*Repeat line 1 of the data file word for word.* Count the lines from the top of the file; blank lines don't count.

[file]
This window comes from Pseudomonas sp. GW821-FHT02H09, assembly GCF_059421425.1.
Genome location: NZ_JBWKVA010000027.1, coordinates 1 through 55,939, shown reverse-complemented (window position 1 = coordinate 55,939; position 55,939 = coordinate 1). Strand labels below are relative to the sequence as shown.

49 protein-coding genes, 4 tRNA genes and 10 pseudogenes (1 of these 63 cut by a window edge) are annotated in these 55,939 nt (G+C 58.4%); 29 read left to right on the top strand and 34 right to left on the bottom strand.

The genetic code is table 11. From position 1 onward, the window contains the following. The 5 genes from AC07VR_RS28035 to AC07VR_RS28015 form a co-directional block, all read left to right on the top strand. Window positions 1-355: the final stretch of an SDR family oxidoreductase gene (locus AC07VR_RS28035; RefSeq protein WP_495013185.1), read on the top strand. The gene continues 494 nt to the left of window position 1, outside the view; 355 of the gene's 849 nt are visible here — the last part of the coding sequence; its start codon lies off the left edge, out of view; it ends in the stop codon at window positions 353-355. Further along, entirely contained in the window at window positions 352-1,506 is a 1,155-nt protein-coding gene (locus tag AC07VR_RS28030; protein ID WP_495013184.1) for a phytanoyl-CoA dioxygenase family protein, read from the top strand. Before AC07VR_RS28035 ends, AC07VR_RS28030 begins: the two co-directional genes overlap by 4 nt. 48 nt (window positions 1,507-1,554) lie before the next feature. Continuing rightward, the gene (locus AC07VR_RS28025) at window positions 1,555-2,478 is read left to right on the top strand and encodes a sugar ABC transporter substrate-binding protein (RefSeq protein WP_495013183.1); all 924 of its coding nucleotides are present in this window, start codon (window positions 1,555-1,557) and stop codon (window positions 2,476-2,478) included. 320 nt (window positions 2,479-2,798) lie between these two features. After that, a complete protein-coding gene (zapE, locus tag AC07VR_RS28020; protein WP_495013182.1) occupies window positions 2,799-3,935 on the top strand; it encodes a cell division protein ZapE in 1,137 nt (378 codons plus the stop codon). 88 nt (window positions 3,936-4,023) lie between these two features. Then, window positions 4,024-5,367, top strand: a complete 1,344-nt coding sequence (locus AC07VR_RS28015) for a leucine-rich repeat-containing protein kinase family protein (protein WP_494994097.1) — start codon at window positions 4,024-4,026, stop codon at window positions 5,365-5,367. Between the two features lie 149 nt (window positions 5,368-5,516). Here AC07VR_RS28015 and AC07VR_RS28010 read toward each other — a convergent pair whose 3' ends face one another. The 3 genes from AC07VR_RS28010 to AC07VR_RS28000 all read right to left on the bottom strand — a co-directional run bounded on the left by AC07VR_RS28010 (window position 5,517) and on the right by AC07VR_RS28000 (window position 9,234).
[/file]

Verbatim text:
This window comes from Pseudomonas sp. GW821-FHT02H09, assembly GCF_059421425.1.